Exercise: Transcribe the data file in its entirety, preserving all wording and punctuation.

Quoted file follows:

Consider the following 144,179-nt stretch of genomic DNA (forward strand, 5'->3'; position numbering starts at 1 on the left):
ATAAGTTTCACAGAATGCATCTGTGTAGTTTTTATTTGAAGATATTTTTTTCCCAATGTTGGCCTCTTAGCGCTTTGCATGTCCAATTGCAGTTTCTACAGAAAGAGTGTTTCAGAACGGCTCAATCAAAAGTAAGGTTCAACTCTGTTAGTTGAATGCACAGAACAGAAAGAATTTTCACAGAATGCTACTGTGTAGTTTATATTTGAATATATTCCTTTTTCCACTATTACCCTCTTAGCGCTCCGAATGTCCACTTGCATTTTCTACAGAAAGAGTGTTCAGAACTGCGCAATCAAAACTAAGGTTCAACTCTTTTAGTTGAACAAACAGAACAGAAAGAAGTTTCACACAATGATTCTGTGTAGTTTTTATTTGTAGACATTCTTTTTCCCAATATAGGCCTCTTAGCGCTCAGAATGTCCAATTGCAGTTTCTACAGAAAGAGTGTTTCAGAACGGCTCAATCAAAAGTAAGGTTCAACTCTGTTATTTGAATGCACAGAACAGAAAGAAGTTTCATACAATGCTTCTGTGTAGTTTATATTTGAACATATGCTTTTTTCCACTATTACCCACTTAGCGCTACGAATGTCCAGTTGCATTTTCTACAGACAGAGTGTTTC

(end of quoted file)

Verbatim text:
Consider the following 144,179-nt stretch of genomic DNA (forward strand, 5'->3'; position numbering starts at 1 on the left):
ATAAGTTTCACAGAATGCATCTGTGTAGTTTTTATTTGAAGATATTTTTTTCCCAATGTTGGCCTCTTAGCGCTTTGCATGTCCAATTGCAGTTTCTACAGAAAGAGTGTTTCAGAACGGCTCAATCAAAAGTAAGGTTCAACTCTGTTAGTTGAATGCACAGAACAGAAAGAATTTTCACAGAATGCTACTGTGTAGTTTATATTTGAATATATTCCTTTTTCCACTATTACCCTCTTAGCGCTCCGAATGTCCACTTGCATTTTCTACAGAAAGAGTGTTCAGAACTGCGCAATCAAAACTAAGGTTCAACTCTTTTAGTTGAACAAACAGAACAGAAAGAAGTTTCACACAATGATTCTGTGTAGTTTTTATTTGTAGACATTCTTTTTCCCAATATAGGCCTCTTAGCGCTCAGAATGTCCAATTGCAGTTTCTACAGAAAGAGTGTTTCAGAACGGCTCAATCAAAAGTAAGGTTCAACTCTGTTATTTGAATGCACAGAACAGAAAGAAGTTTCATACAATGCTTCTGTGTAGTTTATATTTGAACATATGCTTTTTTCCACTATTACCCACTTAGCGCTACGAATGTCCAGTTGCATTTTCTACAGACAGAGTGTTTC